Ma summons me to dinner, because she doesn't want to eat alone. I can relate, the pressing presence of a sweaty hot crowd in the city in which we grew up does not exactly screams love and comfort, yet there are times when we miss our open door neighborhood, of hearing each others' shouts across the courtyard during dinner hours, of nothing but the approaching footsteps announcing an impromptu visitor, daily.
We make a pretty spread onto Ma's table, grilled steak, pan fried fish, a leafy bowl of salad, bell pepper stir fry and white rice. Drink options contain soy milk, water, wine, and coffee. Ma's finally making a transition into liking western meals, while you do still see and taste marks of tradition in the round shape of rice bowls, the slim points of chopsticks, and the smell of soy perfuming the air.
A magpie visits her garden while we sit at the table, singing as we watch her through the large kitchen window. Twilight spilled from the magpie to our shoulders, silvery gray with a touch of gold, like fingers laced between morning and evening, between night and day, sunlight and darkness.
She dances from the arch of the garden gate to the tree standing to its left, or the roof tiles to its right, her tails bobbing all the time, drumming to the beat of her song. I look her up online, based on a picture and a vague notion of her name, and found the Chinese name for her species -- 喜鹊。
Or Bird of Happiness. She symbolizes good fortune, love and marriage. On July 7, legend has it that thousands of them will gather across the Milky Way to form a bridge so the two lovers separated by this impossible silver river of rage from the Queen Mother of All Stars (who turned them both into stars located on opposite sides of the Milky Way when she discovered their forbidden love) could meet on the bridge once a year.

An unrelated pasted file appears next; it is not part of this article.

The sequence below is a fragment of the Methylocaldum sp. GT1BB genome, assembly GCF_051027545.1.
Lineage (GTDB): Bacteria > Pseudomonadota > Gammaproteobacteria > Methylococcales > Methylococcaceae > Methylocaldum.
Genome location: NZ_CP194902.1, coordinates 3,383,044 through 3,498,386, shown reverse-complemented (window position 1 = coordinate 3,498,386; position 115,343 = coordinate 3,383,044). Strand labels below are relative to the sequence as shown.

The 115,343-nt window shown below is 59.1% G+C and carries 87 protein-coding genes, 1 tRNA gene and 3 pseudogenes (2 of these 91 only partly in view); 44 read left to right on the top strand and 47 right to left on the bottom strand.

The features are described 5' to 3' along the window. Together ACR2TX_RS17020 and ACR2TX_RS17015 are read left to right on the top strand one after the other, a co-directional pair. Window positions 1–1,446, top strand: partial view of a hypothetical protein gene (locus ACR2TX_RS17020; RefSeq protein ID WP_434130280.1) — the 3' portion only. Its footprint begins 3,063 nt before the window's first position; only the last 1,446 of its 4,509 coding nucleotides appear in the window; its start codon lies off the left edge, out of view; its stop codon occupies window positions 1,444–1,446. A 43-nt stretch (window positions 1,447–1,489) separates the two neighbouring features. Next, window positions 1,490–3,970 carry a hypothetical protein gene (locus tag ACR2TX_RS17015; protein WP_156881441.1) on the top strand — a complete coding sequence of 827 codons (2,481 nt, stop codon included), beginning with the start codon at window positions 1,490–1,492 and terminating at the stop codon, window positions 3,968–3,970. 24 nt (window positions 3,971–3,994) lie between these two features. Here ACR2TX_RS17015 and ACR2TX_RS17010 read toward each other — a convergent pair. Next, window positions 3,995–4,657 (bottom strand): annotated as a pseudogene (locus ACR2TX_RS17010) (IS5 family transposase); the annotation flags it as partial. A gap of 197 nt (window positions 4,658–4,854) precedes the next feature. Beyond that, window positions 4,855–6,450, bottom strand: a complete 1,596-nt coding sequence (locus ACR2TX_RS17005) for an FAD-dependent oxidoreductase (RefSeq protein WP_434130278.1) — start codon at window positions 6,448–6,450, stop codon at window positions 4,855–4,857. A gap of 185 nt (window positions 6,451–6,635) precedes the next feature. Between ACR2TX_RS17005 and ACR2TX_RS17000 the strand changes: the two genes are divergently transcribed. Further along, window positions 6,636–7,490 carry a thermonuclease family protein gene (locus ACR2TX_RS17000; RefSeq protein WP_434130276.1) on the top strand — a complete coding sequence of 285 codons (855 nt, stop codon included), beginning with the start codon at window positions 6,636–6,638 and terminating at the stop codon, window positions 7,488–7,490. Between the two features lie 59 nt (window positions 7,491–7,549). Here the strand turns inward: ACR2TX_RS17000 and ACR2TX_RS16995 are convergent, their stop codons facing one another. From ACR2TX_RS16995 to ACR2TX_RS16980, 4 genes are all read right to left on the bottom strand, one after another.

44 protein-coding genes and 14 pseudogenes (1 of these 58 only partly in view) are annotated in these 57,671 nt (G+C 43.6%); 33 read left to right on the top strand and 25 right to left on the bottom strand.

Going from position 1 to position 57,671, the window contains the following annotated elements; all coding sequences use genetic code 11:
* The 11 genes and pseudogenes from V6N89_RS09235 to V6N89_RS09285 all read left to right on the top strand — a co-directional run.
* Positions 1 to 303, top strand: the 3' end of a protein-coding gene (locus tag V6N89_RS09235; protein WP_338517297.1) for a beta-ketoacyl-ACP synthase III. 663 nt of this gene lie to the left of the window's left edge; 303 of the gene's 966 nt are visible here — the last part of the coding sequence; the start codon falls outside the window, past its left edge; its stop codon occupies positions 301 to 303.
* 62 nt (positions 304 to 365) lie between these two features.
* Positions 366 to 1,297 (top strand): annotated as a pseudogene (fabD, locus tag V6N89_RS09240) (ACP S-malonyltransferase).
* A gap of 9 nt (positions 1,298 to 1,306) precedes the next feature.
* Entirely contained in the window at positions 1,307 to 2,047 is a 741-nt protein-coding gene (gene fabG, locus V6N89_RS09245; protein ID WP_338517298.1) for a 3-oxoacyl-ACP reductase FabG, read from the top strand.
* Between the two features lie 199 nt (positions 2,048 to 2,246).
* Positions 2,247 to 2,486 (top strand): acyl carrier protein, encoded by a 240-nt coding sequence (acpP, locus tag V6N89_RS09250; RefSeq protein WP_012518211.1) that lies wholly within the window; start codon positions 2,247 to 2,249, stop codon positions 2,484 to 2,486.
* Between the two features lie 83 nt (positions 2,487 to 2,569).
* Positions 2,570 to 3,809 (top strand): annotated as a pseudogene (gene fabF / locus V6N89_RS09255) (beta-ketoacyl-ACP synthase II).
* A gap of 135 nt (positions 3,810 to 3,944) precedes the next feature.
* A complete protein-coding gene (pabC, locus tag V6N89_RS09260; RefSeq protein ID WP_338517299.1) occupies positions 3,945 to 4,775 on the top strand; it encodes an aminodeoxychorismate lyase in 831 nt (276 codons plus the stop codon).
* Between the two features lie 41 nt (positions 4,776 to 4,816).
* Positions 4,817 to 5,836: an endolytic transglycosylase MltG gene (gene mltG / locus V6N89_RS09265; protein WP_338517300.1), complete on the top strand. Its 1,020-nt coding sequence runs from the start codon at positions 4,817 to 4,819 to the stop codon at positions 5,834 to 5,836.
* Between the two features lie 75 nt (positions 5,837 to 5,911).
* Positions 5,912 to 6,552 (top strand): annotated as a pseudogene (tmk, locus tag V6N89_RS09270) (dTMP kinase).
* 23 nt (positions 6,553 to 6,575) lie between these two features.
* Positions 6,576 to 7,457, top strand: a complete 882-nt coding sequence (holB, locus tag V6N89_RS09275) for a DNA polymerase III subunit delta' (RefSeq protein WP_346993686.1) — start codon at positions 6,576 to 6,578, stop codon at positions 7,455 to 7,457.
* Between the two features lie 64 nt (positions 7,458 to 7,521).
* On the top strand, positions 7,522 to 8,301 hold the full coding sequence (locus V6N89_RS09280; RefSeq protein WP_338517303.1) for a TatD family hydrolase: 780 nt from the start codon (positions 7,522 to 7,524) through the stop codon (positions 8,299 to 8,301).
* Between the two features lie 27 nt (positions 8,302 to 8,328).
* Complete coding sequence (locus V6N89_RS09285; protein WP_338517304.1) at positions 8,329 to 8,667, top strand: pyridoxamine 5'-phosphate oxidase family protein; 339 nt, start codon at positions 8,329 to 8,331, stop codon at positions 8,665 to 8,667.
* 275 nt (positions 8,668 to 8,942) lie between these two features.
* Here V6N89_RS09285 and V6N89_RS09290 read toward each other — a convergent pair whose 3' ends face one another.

But our girl is alone tonight. Something agitates her dance steps, her silky song notes. She hops and dashes, soars and dives, now and then, here and there, searching and resting, constant then no more. We speculate on her motive.
She is building a house, says Ma.
She is looking for a girlfriend, and it's a HE, says the boy.
She is enjoying the night.
Light recedes as we lose ourselves in this mystery, on a first evening of the summer, two years after Father's passing. Heat hasn't stolen into the night cools, and moon rose to a sliver of crescent at the edge of the sky. Ma clears the table while I wash dishes, thinking how things haven't been easy and how nice it is to sit in the evening light watching a magpie dance, together. Conversation can be difficult but the light all around us is pure and simple. The roads to mothers' rage and disappointments seem long and arduous, chasm like and defies crossing but for the God who sends his magpies for the rescue.
Outside the sky sheds its high blue sharpness of the day and turns velvety and soft. The romance between those laced fingers earlier fades with the twilight, as evening pushes forward to take over the land, the tree, the sky, the magpie and our windows. We turn on the light, though we cannot see out into the world, watching our shadows thrown against the glass, moving like puppets across a dim and empty stage.